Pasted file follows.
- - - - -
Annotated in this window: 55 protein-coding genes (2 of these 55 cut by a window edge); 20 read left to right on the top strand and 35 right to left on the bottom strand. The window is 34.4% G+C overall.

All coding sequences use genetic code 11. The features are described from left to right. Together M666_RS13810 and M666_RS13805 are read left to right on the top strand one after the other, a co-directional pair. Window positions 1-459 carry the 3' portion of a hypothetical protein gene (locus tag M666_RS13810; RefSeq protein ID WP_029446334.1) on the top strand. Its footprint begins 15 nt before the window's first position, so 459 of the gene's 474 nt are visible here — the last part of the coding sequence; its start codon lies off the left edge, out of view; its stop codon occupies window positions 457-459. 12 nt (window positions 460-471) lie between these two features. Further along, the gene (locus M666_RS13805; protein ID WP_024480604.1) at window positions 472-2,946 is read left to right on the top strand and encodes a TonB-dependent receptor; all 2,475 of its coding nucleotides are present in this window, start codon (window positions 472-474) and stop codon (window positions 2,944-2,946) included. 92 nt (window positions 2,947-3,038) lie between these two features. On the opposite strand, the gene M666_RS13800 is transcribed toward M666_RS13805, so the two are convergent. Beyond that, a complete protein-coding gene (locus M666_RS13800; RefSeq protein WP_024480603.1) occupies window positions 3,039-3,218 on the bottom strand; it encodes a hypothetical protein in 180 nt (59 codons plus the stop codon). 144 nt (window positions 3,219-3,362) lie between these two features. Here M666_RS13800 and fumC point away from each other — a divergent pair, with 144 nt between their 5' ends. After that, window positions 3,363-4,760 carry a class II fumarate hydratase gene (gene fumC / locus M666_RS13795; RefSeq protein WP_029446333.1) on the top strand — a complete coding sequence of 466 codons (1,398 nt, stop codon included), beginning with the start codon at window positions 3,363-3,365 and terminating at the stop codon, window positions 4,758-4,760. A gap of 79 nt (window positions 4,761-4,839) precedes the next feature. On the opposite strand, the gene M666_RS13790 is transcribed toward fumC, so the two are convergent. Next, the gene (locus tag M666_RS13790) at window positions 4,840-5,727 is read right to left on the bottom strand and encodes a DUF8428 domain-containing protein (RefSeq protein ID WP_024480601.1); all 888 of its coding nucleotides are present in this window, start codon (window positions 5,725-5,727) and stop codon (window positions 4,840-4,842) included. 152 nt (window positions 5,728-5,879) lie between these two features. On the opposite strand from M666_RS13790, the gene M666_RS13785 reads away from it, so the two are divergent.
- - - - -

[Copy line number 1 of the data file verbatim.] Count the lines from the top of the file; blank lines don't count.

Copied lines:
Annotated in this window: 55 protein-coding genes (2 of these 55 cut by a window edge); 20 read left to right on the top strand and 35 right to left on the bottom strand. The window is 34.4% G+C overall.